Jarrett suggests that the focus should, instead be on equitably distributing the ability to go lots of places quickly on transit. Auckland still has a long way to go on this issue, which isn’t helped by cutting bus services in South Auckland to subsidise taxis in Devonport.
Vancouver’s Climate Emergency
The City of Vancouver has backed up their climate emergency declaration with a bold plan for changing how people travel around to reduce carbon emissions. Unlike similar plans in Auckland, which say the right thing but are too timid to put in hard targets that will really drive change, Vancouver’s plan is full of solid goals that are backed up by real action.
The plan also tells a great story about how climate action will also help make Vancouver a much better place to live. Again this is quite different from how climate action is often pitched here, where it’s seen as something that will reduce our quality of life – which usually simply isn’t true.
Nearly 40% of carbon pollution generated in Vancouver comes from burning fossil fuels to power vehicles, which causes climate change, air pollution and smog. We need to think differently about how we move.
With Vancouver adding approximately 100,000 residents in the next 20 years, and a rapid increase in jobs, there will be more trips around our city than ever before, yet we have limited road space to take these trips.
Since walking, cycling, and transit are lower carbon emitters, the City of Vancouver wants to encourage people to shift to these sustainable transportation forms. What’s more, transit, walking and cycling are more efficient than individual driving trips.
We have the opportunity to not only reduce emissions, but to plan our communities in ways that make them safer, healthier and greener by providing services and amenities close to where people live. We can reduce the number of single occupancy vehicle trips by increasing the convenience of active transportation and public transit and then support the rapid transition to electric vehicles for those remaining trips.
Intercity Bus Terminal
Heidi’s Tuesday post on Auckland’s intercity bus terminal seemed to kick-start quite a few other articles on the topic, which focused on Ngati Whatua’s annoyance at not being involved in conversations about potentially moving the bus terminal onto land that they own and control.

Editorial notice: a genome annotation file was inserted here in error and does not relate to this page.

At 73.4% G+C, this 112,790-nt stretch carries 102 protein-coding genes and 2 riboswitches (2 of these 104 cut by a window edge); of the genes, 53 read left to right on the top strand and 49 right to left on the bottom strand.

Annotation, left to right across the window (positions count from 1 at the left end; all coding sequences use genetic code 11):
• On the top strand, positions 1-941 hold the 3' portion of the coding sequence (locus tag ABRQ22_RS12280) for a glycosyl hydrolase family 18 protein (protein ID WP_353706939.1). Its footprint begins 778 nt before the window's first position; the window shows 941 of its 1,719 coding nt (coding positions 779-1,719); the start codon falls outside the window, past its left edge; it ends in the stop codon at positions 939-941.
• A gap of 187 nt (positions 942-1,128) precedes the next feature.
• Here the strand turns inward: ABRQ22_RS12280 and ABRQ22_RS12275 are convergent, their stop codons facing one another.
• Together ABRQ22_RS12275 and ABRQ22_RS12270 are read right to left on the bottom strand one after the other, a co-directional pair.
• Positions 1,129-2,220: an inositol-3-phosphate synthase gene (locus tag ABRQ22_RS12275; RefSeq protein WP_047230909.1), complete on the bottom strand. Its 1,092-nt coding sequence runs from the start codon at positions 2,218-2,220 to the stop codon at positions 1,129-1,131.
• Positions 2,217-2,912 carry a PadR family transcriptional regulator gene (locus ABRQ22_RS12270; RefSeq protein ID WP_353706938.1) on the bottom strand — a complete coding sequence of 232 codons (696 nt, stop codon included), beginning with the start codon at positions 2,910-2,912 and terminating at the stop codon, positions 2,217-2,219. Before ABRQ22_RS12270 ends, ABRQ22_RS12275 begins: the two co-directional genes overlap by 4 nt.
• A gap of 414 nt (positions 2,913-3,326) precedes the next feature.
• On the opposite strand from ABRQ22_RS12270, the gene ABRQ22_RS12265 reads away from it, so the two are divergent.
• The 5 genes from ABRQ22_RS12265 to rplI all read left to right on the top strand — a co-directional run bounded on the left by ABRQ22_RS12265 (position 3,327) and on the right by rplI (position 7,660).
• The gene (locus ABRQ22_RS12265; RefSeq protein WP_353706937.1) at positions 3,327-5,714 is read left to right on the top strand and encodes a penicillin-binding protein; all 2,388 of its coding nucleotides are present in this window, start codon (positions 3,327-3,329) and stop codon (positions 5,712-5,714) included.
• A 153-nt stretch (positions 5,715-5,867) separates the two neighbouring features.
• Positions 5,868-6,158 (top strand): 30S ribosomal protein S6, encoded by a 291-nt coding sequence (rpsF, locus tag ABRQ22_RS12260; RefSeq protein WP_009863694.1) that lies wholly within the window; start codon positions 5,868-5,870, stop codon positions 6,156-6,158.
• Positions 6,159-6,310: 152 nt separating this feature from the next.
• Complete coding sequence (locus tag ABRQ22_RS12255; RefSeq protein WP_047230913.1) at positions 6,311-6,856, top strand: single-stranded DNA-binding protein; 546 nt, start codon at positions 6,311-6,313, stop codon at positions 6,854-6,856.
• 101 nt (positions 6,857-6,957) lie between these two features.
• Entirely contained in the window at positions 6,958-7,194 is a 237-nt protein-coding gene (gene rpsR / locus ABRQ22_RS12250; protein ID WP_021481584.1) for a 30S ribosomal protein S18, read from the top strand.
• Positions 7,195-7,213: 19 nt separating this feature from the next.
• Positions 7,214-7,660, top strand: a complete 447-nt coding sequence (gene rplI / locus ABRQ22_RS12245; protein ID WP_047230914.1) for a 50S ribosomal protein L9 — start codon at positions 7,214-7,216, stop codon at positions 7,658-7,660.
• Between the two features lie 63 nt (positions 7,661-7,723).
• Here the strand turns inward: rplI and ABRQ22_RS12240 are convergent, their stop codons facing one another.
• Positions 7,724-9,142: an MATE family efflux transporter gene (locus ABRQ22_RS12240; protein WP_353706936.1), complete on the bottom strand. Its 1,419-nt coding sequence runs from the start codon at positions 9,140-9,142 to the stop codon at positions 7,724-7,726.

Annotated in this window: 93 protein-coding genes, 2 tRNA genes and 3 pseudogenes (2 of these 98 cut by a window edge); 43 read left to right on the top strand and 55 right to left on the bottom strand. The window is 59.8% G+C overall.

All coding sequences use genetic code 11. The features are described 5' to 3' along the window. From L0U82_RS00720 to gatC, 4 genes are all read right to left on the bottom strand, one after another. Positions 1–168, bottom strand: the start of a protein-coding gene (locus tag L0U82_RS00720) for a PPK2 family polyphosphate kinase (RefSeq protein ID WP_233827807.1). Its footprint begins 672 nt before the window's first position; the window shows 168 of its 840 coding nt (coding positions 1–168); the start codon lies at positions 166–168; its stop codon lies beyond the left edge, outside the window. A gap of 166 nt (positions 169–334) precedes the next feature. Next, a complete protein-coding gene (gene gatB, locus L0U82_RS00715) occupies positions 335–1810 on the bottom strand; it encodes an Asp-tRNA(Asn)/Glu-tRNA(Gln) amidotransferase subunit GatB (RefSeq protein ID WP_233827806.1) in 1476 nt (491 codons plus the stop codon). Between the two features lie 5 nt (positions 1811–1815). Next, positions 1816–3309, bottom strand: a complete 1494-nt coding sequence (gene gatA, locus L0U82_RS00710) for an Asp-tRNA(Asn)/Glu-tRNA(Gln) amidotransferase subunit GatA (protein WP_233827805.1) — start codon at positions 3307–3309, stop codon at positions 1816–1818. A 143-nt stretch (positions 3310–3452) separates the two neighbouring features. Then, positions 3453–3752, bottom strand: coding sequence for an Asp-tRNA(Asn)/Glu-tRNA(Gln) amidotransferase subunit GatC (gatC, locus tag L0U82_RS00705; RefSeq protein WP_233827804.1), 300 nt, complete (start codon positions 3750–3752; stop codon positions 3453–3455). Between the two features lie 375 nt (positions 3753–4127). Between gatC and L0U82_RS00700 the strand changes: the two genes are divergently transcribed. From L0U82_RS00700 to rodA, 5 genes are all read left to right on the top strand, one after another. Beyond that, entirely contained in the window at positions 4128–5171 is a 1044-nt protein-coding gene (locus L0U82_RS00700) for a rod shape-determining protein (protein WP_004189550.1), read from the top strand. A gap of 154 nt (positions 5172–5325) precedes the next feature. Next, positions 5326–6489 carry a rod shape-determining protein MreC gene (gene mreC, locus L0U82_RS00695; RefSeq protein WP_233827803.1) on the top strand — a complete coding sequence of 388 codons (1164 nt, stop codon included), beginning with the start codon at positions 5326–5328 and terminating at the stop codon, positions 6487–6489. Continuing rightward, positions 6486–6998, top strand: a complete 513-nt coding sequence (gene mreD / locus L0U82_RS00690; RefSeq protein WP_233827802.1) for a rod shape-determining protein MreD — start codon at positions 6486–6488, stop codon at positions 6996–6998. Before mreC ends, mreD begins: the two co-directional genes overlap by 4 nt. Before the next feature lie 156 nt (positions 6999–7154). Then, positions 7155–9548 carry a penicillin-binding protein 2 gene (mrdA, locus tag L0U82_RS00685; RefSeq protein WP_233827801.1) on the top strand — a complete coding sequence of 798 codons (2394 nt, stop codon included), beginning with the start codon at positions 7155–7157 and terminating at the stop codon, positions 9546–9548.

SkyCity’s redevelopment ambitions have been revealed as a driving force behind controversial plans to relocate Auckland’s long-distance bus terminal from its downtown complex.
The casino and hotel operator’s plans are laid out in correspondence from Auckland Transport, which for several years has been eyeing up Ngāti Whātua Ōrākei-owned land on Beach Road, without the hapū’s knowledge.
AT and SkyCity had hoped a new terminal could be ready mid-year, and documents sighted by Stuff, show SkyCity considering a challenge to the resource consent which has required it for the past 25 years to house the terminal…
Details of SkyCity’s interest have emerged after an angry response from the hapū’s commercial arm Ngāti Whātua Ōrākei Whai Rawa, to learning in January that its land was the preferred option following extensive design work by Auckland Transport.
AT’s chief executive Shane Ellison wrote to Ngāti Whātua Ōrākei Whai Rawa, outlining its plan.
“This is in response to SkyCity’s intention to seek the termination of the current facility by the end of April 2020 in association with the redevelopment of Hobson Street and the International Conference Centre,” wrote Ellison.
The hapū’s company has since met with AT officials where more information was presented, but the plan has not been accepted.
“Our concern is that this has been presented as a fait accomplis without any consultation with Ngāti Whātua Ōrākei, and the fact that this has been going on since 2017 – we’re pretty unhappy about it,” the chief executive Andrew Crocker told Stuff.
Seems like some pretty disgraceful behaviour from Auckland Council and Auckland Transport to be working behind the scenes to help a massive corporate wriggle out of their resource consent conditions without involving Ngati Whatua – who themselves have some pretty exciting plans for their land in the form of a market: